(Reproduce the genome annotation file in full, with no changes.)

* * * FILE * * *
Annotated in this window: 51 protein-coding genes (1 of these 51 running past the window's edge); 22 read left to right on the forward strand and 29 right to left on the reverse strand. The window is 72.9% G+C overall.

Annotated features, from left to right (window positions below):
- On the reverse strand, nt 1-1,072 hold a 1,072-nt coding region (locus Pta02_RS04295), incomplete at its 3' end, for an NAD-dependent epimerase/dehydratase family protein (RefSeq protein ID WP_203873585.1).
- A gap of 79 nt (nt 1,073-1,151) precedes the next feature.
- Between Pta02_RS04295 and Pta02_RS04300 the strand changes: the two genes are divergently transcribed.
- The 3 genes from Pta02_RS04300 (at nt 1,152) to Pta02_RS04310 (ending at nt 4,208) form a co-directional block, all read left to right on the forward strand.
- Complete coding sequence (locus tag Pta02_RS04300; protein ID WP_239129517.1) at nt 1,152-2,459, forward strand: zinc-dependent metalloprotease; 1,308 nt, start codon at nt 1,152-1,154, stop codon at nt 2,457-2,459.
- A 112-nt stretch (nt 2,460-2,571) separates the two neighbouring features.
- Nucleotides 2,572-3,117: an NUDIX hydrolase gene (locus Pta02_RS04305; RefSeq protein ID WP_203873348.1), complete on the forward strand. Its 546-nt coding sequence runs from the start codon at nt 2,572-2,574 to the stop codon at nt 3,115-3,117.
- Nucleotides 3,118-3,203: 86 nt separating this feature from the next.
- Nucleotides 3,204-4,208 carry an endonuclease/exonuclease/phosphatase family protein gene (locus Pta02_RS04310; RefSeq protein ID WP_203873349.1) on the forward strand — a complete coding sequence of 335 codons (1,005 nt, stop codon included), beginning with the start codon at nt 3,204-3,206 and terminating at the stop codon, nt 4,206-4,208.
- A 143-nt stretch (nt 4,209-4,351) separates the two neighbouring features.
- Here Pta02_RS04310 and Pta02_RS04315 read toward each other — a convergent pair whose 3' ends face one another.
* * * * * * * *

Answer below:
Annotated in this window: 51 protein-coding genes (1 of these 51 running past the window's edge); 22 read left to right on the forward strand and 29 right to left on the reverse strand. The window is 72.9% G+C overall.

Annotated features, from left to right (window positions below):
- On the reverse strand, nt 1-1,072 hold a 1,072-nt coding region (locus Pta02_RS04295), incomplete at its 3' end, for an NAD-dependent epimerase/dehydratase family protein (RefSeq protein ID WP_203873585.1).
- A gap of 79 nt (nt 1,073-1,151) precedes the next feature.
- Between Pta02_RS04295 and Pta02_RS04300 the strand changes: the two genes are divergently transcribed.
- The 3 genes from Pta02_RS04300 (at nt 1,152) to Pta02_RS04310 (ending at nt 4,208) form a co-directional block, all read left to right on the forward strand.
- Complete coding sequence (locus tag Pta02_RS04300; protein ID WP_239129517.1) at nt 1,152-2,459, forward strand: zinc-dependent metalloprotease; 1,308 nt, start codon at nt 1,152-1,154, stop codon at nt 2,457-2,459.
- A 112-nt stretch (nt 2,460-2,571) separates the two neighbouring features.
- Nucleotides 2,572-3,117: an NUDIX hydrolase gene (locus Pta02_RS04305; RefSeq protein ID WP_203873348.1), complete on the forward strand. Its 546-nt coding sequence runs from the start codon at nt 2,572-2,574 to the stop codon at nt 3,115-3,117.
- Nucleotides 3,118-3,203: 86 nt separating this feature from the next.
- Nucleotides 3,204-4,208 carry an endonuclease/exonuclease/phosphatase family protein gene (locus Pta02_RS04310; RefSeq protein ID WP_203873349.1) on the forward strand — a complete coding sequence of 335 codons (1,005 nt, stop codon included), beginning with the start codon at nt 3,204-3,206 and terminating at the stop codon, nt 4,206-4,208.
- A 143-nt stretch (nt 4,209-4,351) separates the two neighbouring features.
- Here Pta02_RS04310 and Pta02_RS04315 read toward each other — a convergent pair whose 3' ends face one another.